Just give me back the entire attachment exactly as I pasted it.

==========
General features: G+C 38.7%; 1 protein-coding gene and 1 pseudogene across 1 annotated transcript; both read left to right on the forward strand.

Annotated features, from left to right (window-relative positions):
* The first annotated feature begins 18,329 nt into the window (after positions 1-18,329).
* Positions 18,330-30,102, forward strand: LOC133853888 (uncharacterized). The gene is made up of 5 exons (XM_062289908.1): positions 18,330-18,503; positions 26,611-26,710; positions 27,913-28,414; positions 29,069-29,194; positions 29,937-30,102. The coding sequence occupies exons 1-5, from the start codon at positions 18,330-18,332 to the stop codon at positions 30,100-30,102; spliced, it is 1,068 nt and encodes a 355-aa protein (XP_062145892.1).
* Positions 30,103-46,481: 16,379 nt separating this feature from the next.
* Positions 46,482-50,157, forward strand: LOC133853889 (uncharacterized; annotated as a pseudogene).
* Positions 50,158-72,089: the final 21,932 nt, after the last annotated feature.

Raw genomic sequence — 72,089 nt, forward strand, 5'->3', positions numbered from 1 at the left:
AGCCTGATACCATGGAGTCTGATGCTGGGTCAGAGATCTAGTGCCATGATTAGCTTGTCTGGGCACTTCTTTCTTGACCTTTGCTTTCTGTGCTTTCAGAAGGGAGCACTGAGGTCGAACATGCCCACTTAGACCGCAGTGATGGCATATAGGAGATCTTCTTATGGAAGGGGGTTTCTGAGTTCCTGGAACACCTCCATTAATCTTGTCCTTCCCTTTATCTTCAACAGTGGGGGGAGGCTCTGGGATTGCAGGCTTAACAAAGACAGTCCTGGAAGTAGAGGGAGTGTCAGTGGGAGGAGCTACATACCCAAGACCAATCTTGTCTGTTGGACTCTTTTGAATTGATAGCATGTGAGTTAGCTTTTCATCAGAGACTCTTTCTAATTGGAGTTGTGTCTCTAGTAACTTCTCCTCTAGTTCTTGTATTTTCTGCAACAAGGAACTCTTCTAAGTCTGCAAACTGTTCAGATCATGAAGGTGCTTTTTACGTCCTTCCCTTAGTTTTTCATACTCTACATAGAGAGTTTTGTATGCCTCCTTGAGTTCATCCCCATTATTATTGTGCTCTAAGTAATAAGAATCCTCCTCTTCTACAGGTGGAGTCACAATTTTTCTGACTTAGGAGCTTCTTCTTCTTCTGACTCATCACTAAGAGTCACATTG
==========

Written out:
General features: G+C 38.7%; 1 protein-coding gene and 1 pseudogene across 1 annotated transcript; both read left to right on the forward strand.

Annotated features, from left to right (window-relative positions):
* The first annotated feature begins 18,329 nt into the window (after positions 1-18,329).
* Positions 18,330-30,102, forward strand: LOC133853888 (uncharacterized). The gene is made up of 5 exons (XM_062289908.1): positions 18,330-18,503; positions 26,611-26,710; positions 27,913-28,414; positions 29,069-29,194; positions 29,937-30,102. The coding sequence occupies exons 1-5, from the start codon at positions 18,330-18,332 to the stop codon at positions 30,100-30,102; spliced, it is 1,068 nt and encodes a 355-aa protein (XP_062145892.1).
* Positions 30,103-46,481: 16,379 nt separating this feature from the next.
* Positions 46,482-50,157, forward strand: LOC133853889 (uncharacterized; annotated as a pseudogene).
* Positions 50,158-72,089: the final 21,932 nt, after the last annotated feature.

Raw genomic sequence — 72,089 nt, forward strand, 5'->3', positions numbered from 1 at the left:
AGCCTGATACCATGGAGTCTGATGCTGGGTCAGAGATCTAGTGCCATGATTAGCTTGTCTGGGCACTTCTTTCTTGACCTTTGCTTTCTGTGCTTTCAGAAGGGAGCACTGAGGTCGAACATGCCCACTTAGACCGCAGTGATGGCATATAGGAGATCTTCTTATGGAAGGGGGTTTCTGAGTTCCTGGAACACCTCCATTAATCTTGTCCTTCCCTTTATCTTCAACAGTGGGGGGAGGCTCTGGGATTGCAGGCTTAACAAAGACAGTCCTGGAAGTAGAGGGAGTGTCAGTGGGAGGAGCTACATACCCAAGACCAATCTTGTCTGTTGGACTCTTTTGAATTGATAGCATGTGAGTTAGCTTTTCATCAGAGACTCTTTCTAATTGGAGTTGTGTCTCTAGTAACTTCTCCTCTAGTTCTTGTATTTTCTGCAACAAGGAACTCTTCTAAGTCTGCAAACTGTTCAGATCATGAAGGTGCTTTTTACGTCCTTCCCTTAGTTTTTCATACTCTACATAGAGAGTTTTGTATGCCTCCTTGAGTTCATCCCCATTATTATTGTGCTCTAAGTAATAAGAATCCTCCTCTTCTACAGGTGGAGTCACAATTTTTCTGACTTAGGAGCTTCTTCTTCTTCTGACTCATCACTAAGAGTCACATTG